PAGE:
Capps surprised by Bucs non-tender
Now a free agent, closer will seek new home for 2010
PITTSBURGH -- For the past week, Matt Capps had seen and heard the same things as everyone else. He had read general manager Neal Huntington's comments on Wednesday, when Huntington confirmed that the team intended to tender contracts to all three of its arbitration-eligible players.
So needless to say, Capps was caught quite off guard when he woke up on Sunday to find out that he was now a free agent looking for a job.
The Pirates opted not to tender Capps a contract for 2010 by Saturday's 11:59 p.m. ET deadline. Capps was one of 39 arbitration-eligible players not offered a contract before midnight.
"I didn't know," Capps said when asked if he had any indication he'd be non-tendered. "All I know is what I was told and that was basically what I had been reading last week. But plans change, and I didn't fit into it.
"I didn't want it to happen," he continued. "I know I didn't have the best of years last year, but I know what I'm capable of doing. There are no hard feelings. I have a lot of great friends who are still putting on that uniform."
Capps was due a raise from his $2.35 million salary, and the Pirates ultimately determined that such a cost outweighed Capps' value.
"If Matt is what he was in '07 and in the first half in '08, it's a no-brainer to tender him," Huntington said on Sunday. "While we believe Matt can be a bounce-back candidate for next season, we just weren't willing to go through the arbitration process and risk losing. We got to a number that was our final offer, and when they rejected it, we felt like this was our only option."
Huntington noted that the Pirates went into the Winter Meetings intent on trying to trade Capps so that they would not find themselves cutting ties with the closer and getting nothing in return. However, when a newspaper report early last week speculated that the Pirates planned to non-tender Capps, the reliever lost all of his trade value.
"That [report] destroyed all trade possibilities at the Winter Meetings," Huntington said. "We felt like we had a good chance [to trade him]. It wasn't our intention to non-tender Matt Capps until we realized that no deal could be put in place."
The 26-year-old closer would be the first to admit that his '09 season was a forgettable one despite the fact that he recorded a career-best 27 saves.
He finished the year with a 5.80 ERA, eight losses and five blown saves. It is worth noting, though, that of the 35 earned runs Capps allowed in 54 1/3 innings, 12 of those came in just three appearances (two innings), which certainly swelled his ERA.
"There were a lot of things that contributed," Capps said of his struggles. "It was the first year coming off an injury. I dug myself into a little bit of a hole early and felt like I had to save it with each pitch. Still, you take away three games and my games are pretty good. But unfortunately for me, you can't do that."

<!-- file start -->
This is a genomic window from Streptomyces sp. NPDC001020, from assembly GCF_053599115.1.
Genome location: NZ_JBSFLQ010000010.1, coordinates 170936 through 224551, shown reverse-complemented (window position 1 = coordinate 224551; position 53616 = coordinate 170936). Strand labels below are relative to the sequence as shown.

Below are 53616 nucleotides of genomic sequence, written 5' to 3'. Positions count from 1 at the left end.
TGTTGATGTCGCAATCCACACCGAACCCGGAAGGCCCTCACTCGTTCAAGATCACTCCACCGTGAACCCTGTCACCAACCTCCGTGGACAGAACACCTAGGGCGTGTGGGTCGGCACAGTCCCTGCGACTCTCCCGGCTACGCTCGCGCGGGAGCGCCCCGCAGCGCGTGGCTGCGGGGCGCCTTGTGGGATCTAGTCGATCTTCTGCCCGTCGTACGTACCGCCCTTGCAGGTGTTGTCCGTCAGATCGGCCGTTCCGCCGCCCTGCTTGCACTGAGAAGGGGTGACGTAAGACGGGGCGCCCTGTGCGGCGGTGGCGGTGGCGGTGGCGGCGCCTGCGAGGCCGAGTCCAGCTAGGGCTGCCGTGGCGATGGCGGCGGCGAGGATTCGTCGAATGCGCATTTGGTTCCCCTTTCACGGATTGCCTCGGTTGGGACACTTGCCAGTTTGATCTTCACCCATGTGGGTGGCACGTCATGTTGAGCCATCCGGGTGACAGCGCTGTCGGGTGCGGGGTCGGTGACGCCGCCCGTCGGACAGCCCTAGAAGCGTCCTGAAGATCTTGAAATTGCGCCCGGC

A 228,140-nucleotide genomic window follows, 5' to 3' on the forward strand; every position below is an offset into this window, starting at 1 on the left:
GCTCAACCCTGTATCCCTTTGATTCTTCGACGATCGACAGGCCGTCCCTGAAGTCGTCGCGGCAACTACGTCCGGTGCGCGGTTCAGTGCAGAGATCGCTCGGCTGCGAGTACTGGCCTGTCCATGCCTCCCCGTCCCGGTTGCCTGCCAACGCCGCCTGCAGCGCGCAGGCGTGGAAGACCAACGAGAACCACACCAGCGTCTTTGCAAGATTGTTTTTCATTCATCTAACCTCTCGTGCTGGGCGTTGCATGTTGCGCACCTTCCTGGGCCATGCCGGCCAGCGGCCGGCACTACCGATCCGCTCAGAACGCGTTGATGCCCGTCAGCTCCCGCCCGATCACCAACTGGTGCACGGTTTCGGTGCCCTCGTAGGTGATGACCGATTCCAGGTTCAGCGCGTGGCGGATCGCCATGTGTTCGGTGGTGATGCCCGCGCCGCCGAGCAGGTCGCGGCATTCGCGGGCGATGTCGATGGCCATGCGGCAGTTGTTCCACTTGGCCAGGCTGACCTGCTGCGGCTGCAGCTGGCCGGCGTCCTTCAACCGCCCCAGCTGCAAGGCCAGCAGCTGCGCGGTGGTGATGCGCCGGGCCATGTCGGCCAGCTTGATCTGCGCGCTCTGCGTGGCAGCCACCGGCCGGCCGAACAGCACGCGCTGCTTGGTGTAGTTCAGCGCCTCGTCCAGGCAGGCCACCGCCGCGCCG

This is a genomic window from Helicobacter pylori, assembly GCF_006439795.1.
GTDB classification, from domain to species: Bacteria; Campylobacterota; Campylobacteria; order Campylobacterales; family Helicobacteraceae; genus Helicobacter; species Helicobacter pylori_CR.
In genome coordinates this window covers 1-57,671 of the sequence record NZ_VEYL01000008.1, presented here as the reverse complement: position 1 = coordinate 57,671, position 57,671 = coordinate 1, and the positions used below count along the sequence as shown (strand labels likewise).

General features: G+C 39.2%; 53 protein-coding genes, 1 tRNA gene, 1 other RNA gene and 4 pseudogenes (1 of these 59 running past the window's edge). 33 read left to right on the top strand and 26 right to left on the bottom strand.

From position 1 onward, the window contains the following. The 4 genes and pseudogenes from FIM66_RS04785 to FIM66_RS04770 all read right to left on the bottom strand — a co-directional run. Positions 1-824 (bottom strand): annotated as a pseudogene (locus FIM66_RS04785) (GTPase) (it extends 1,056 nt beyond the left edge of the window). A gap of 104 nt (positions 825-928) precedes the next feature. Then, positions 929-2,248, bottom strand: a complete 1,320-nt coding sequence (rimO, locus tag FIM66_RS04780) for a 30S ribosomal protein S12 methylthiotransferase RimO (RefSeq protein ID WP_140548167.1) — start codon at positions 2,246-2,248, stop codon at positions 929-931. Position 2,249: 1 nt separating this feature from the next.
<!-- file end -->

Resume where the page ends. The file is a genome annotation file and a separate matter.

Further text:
On Sunday, Capps was still trying to come to grips with the fact that his career with the club that drafted him in the seventh round of the 2002 First-Year Player Draft was likely over. Though Capps said he won't rule out the possibility of a potential return to Pittsburgh (the two sides are still free to negotiate with one another), such a reunion seems unlikely. Capps had garnered plenty of interest in the trade market, and now that he is available to any team, there are expected to be a number of interested suitors.
"I've been a Pirate, heart and soul, for the last seven years," Capps said. "That's all I know. I took a lot of pride in everything I did. I believe in their process. I know what they're trying to do. I would have taken a lot of pride in being part of the change.
"No door is ever closed in my life," Capps added. "If they want me to be a Pirate, then I'll be a Pirate. I've been a Pirate forever. We'll see what happens over these next few weeks."
Huntington, too, left the door opened for continued negotiations with Capps. The only way that the two would happen, though, would be if Capps comes down from his current asking price.
"The door is still open for Matt to still negotiate if he doesn't find what he's looking for and we don't commit to anyone else," Huntington said. "He and his agent felt like he could get more money elsewhere. They could be right on that. They could be wrong on that. We felt like we could bring back some pitchers that could match the performance that we expected to get from Matt. We could be right, we could be wrong."
With such little time having passed since Saturday's midnight announcement, Capps hadn't really yet allowed himself to consider what the free-agent market might bring. Even though he has been a closer since June 2007, Capps said he would be willing to sign with a club without the guarantee that he would serve such a role next season.
"There are a lot of circumstances that surround all of it," he said. "It just depends on the team, what the situation is like and what my opportunities would be. I'm not closing myself to anything by saying that I have to be a closer to sign. When I was drafted by the Pirates and made it to the big leagues, I wasn't a closer. If that's something I have to earn back and fight for, I'll do that.
"There's a greater plan for all of us. This is just the card that I've been dealt."
Jenifer Langosch is a reporter for MLB.com. This story was not subject to the approval of Major League Baseball or its clubs.